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  1. #41

    Join Date
    Apr 2012
    Location
    Peak District, Derbyshire, UK
    Shooter
    Multi Format
    Posts
    285
    Searching Ebay for 'parts or repair' throws up some interesting lenses. I got an awful 50mm Nikkor f/1.4 for £8 that looked like it had been in the bottom of a camera bag without front or rear caps for thirty years. It works very well when stopped down, but open it up and from f/2.8 and wider the diffusion of light caused by the dents and scratches in the front element render a Lomo style look. Because the underlying lens is a good design you don't get total image breakdown, indeed it isn't a bad portrait lens, but as a way to make a more 'expressive' image it is if nothing else cheap and effective.

    Steve
    http://www.flickr.com/photos/steve_barnett/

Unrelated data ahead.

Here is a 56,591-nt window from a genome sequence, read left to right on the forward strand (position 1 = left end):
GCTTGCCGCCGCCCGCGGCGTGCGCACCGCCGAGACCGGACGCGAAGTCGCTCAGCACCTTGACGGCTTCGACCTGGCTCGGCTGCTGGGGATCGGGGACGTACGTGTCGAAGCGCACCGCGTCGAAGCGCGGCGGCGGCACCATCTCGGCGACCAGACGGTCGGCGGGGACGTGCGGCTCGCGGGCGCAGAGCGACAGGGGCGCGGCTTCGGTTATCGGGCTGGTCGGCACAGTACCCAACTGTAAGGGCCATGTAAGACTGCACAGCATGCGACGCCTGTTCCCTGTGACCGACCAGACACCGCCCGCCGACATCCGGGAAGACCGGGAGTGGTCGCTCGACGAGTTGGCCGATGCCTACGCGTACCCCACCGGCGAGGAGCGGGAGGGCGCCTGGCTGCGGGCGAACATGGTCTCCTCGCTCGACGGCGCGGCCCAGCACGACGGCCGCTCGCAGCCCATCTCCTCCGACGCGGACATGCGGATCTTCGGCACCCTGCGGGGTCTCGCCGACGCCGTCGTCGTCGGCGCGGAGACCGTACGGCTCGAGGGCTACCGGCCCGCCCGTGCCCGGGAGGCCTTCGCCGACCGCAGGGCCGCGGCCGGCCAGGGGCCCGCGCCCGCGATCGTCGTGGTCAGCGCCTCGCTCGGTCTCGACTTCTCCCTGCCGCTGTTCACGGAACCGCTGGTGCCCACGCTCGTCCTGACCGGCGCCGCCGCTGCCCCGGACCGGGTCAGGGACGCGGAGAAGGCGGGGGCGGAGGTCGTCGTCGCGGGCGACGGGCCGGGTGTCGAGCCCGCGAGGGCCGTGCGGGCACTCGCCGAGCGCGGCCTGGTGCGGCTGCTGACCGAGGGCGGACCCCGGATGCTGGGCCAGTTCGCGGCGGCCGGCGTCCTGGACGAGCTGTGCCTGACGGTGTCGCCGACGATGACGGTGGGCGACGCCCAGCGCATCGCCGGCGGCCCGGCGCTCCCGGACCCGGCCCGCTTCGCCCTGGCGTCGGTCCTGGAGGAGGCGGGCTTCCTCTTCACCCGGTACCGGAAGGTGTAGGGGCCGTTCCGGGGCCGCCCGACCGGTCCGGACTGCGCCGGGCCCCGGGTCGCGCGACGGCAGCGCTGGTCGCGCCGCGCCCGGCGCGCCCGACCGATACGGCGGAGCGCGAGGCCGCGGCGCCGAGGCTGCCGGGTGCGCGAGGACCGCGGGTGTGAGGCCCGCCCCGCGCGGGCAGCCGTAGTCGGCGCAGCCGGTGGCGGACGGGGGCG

book
    wood, water, rock,
    landscape photographs in and around the Peak District National Park, UK.

  2. #42

    Join Date
    Jul 2010
    Location
    Ogden, Utah USA
    Shooter
    Multi Format
    Posts
    1,140
    Quote Originally Posted by Gerald C Koch View Post
    It has nothing to do with plastic cameras per se. I just don't understand lomography and the idea of purposely taking a bad photograph. Some of these plastic cameras were perfectly dreadful with all sorts of light leaks, lens distortions, etc. There are some older plastic cameras that take creditable photographs. But Lomo was to me a ripoff. I have a Brownie Hawkeye 620 that I occasionally use when I am feeling nostalgic.
    i've been known to think lomo cameras are overpriced, but their basic concept is very sound. They've got a long list of 10 precepts which a lot of photographers could learn from http://www.lomography.com/about/the-ten-golden-rules: When in doubt, shoot. Let zen aim. Quit worrying about perfection. Carry a camera with you always. Be fast. Don't think. Ignore rules.

    And so on.

    Photography is 5 percent equipment and 95 percent you. Take what works for you, leave the rest.

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